Facebook Gave Netflix Access to Private User Messages

Lawsuit: Facebook Gave Netflix Access to Private User Messages, Scuttled Video Service for Sweetheart Ads Deal

Facebook CEO Mark Zuckerberg arrives for the 8th annual Breakthrough Prize awards ceremony

Newly unsealed court filings from the antitrust lawsuit against Mark Zuckerberg’s Meta reveal that Facebook’s short-lived streaming service, “Watch,” was allegedly shut down to protect an advertising deals with Netflix. The sweetheart deal between the two Silicon Valley giants also including giving the streaming platform access to Facebook analytics and even access to private user messages.

Gizmodo reports that Facebook’s short-lived streaming service, “Watch,” showed great potential when it launched in 2017, signing deals to produce original TV shows featuring movie stars like Bill Murray and attempting to license popular content such as the ’90s TV show Dawson’s Creek. However, court filings recently unsealed reveal that the service was allegedly kneecapped just two years later to protect Facebook’s advertising deals with Netflix.

Reed Hastings’ panel during Netflix ‘See What’s Next’ event (Photo by Ernesto S. Ruscio/Getty Images for Netflix)

Mark Zuckerberg surrounded by guards

Mark Zuckerberg surrounded by guards ( Chip Somodevilla /Getty)

The plaintiffs in the antitrust lawsuit against Meta argue that Netflix and Facebook enjoyed a special relationship for nearly a decade, facilitated by Netflix’s then-CEO Reed Hastings, who sat on Facebook’s board from 2011 to 2019. During this period, Netflix was allegedly granted privileged access to Facebook users’ private message inboxes and other analytics tools in exchange for hundred-million-dollar advertising deals, giving Facebook greater dominance in its crucial ad division.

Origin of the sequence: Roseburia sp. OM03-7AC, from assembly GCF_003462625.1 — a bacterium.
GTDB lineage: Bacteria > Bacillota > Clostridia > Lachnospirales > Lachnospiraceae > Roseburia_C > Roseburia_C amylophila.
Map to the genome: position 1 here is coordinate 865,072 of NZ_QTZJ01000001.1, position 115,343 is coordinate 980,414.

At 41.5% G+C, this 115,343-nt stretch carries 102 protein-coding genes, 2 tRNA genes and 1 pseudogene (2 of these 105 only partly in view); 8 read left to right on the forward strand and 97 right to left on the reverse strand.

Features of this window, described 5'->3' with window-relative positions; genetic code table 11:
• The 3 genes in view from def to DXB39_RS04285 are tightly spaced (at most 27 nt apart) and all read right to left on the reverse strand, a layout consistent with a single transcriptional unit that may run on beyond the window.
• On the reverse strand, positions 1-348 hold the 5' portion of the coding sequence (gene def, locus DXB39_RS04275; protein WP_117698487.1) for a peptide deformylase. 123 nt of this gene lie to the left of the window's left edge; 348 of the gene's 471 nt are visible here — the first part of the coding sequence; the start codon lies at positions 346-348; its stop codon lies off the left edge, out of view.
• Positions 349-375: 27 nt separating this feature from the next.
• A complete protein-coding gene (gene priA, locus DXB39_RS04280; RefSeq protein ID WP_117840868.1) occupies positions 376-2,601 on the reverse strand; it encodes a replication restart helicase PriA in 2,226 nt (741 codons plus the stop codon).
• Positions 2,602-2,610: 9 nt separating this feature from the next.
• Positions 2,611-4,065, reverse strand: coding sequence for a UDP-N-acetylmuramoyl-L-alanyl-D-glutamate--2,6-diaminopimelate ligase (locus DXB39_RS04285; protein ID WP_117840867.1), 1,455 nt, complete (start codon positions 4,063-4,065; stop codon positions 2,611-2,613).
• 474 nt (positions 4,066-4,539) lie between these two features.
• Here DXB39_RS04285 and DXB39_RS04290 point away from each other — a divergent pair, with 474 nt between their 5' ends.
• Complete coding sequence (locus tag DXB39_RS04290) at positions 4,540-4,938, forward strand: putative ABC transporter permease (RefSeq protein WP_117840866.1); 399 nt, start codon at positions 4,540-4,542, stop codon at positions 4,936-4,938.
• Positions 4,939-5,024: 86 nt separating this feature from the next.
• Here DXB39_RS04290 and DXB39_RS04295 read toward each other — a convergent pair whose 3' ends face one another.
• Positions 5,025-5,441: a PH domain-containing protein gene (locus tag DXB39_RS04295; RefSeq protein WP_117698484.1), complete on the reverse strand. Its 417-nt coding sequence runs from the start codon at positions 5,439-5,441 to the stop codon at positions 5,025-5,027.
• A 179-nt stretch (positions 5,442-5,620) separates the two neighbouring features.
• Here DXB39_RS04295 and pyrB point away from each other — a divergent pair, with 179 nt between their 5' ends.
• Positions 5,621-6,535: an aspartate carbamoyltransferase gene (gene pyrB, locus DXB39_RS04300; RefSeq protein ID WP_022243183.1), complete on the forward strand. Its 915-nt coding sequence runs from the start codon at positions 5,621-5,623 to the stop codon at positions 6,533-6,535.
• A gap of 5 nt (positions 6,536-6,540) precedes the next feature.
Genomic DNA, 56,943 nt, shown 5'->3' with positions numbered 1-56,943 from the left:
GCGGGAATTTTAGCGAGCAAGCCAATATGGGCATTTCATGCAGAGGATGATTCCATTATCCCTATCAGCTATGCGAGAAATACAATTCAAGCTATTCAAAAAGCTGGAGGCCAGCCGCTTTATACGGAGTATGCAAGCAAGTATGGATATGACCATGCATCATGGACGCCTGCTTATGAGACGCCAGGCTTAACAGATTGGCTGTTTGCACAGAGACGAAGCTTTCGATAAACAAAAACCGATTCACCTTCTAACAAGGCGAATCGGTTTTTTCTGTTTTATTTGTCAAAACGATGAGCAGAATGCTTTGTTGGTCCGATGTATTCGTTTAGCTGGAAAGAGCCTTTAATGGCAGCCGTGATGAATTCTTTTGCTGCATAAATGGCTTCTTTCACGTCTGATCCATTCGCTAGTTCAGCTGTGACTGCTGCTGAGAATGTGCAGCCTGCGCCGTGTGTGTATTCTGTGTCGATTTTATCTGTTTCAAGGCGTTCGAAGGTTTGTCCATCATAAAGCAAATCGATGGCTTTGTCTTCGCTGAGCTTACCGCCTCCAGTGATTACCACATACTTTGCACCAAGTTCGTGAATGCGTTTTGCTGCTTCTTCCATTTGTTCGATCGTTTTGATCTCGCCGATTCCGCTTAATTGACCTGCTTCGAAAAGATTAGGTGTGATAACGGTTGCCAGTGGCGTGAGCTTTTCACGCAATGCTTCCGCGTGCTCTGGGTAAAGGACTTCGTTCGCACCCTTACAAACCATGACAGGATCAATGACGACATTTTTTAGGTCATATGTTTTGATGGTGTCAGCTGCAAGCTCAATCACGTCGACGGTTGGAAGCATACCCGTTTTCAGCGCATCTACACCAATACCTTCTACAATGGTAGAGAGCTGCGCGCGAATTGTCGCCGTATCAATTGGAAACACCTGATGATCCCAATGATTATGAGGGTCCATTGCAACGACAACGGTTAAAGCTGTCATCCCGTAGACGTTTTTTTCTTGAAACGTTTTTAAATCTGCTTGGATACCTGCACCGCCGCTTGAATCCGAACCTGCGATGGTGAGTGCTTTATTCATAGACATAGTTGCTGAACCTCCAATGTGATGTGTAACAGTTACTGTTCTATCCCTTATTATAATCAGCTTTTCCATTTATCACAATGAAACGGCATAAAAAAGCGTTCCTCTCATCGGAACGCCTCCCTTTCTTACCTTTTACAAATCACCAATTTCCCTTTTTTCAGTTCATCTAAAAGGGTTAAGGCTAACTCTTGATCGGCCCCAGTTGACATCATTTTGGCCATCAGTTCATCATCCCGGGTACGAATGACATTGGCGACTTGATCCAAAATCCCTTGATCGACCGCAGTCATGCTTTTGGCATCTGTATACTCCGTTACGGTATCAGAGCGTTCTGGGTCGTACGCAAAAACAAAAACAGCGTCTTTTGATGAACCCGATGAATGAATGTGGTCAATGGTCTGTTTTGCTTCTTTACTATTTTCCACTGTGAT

When questioned about potential conflicts between Facebook Watch and Netflix at the 2017 Recode conference, Hastings downplayed the issue, stating, “We’re not bidding on the same shows.” However, he later emailed Mark Zuckerberg, writing, “Let me know if you think there was a better way to handle. In hindsight, I wish I added a materiality qualifier like ‘not generally bidding on the same content.'”

In May 2018, just two years after Watch’s launch, Zuckerberg personally emailed Fidji Simo, the head of Facebook Watch, informing her that their budget was being slashed by $750 million. This sudden pivot meant Facebook was dismantling the streaming business it had spent the previous two years growing. Simultaneously, Netflix increased its ad spend on Facebook to roughly $150 million a year and allegedly entered into agreements for increased data analytics.

The plaintiffs allege that Zuckerberg shuttered the promising Watch platform for the sake of the greater advertising business, as Netflix was a large advertiser on Facebook. The class-action antitrust case, filed on behalf of consumers and advertisers, argues that Meta is a monopoly in the social media market.

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